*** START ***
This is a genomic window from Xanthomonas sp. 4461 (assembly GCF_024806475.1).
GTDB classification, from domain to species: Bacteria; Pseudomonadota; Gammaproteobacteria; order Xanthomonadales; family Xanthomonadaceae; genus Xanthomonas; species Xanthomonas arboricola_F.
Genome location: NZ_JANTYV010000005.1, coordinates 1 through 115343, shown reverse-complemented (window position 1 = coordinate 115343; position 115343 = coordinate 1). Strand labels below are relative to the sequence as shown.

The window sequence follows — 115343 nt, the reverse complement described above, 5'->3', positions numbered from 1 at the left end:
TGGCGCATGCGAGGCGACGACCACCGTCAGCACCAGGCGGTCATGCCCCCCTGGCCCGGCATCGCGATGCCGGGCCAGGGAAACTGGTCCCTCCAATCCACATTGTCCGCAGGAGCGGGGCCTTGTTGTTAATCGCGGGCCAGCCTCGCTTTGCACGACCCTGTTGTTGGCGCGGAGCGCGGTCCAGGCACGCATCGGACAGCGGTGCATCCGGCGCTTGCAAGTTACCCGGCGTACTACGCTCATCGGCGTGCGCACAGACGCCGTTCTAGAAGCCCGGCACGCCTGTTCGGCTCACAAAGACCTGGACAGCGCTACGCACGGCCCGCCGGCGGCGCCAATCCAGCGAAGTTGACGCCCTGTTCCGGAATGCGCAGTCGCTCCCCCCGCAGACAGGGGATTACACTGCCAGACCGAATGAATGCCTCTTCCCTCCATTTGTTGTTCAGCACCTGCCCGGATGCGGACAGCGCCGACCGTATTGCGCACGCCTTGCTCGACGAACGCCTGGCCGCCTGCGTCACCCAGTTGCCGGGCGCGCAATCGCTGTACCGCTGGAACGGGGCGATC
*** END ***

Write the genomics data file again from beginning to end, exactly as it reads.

This is a genomic window from Xanthomonas sp. 4461 (assembly GCF_024806475.1).
GTDB classification, from domain to species: Bacteria; Pseudomonadota; Gammaproteobacteria; order Xanthomonadales; family Xanthomonadaceae; genus Xanthomonas; species Xanthomonas arboricola_F.
Genome location: NZ_JANTYV010000005.1, coordinates 1 through 115343, shown reverse-complemented (window position 1 = coordinate 115343; position 115343 = coordinate 1). Strand labels below are relative to the sequence as shown.

The window sequence follows — 115343 nt, the reverse complement described above, 5'->3', positions numbered from 1 at the left end:
TGGCGCATGCGAGGCGACGACCACCGTCAGCACCAGGCGGTCATGCCCCCCTGGCCCGGCATCGCGATGCCGGGCCAGGGAAACTGGTCCCTCCAATCCACATTGTCCGCAGGAGCGGGGCCTTGTTGTTAATCGCGGGCCAGCCTCGCTTTGCACGACCCTGTTGTTGGCGCGGAGCGCGGTCCAGGCACGCATCGGACAGCGGTGCATCCGGCGCTTGCAAGTTACCCGGCGTACTACGCTCATCGGCGTGCGCACAGACGCCGTTCTAGAAGCCCGGCACGCCTGTTCGGCTCACAAAGACCTGGACAGCGCTACGCACGGCCCGCCGGCGGCGCCAATCCAGCGAAGTTGACGCCCTGTTCCGGAATGCGCAGTCGCTCCCCCCGCAGACAGGGGATTACACTGCCAGACCGAATGAATGCCTCTTCCCTCCATTTGTTGTTCAGCACCTGCCCGGATGCGGACAGCGCCGACCGTATTGCGCACGCCTTGCTCGACGAACGCCTGGCCGCCTGCGTCACCCAGTTGCCGGGCGCGCAATCGCTGTACCGCTGGAACGGGGCGATC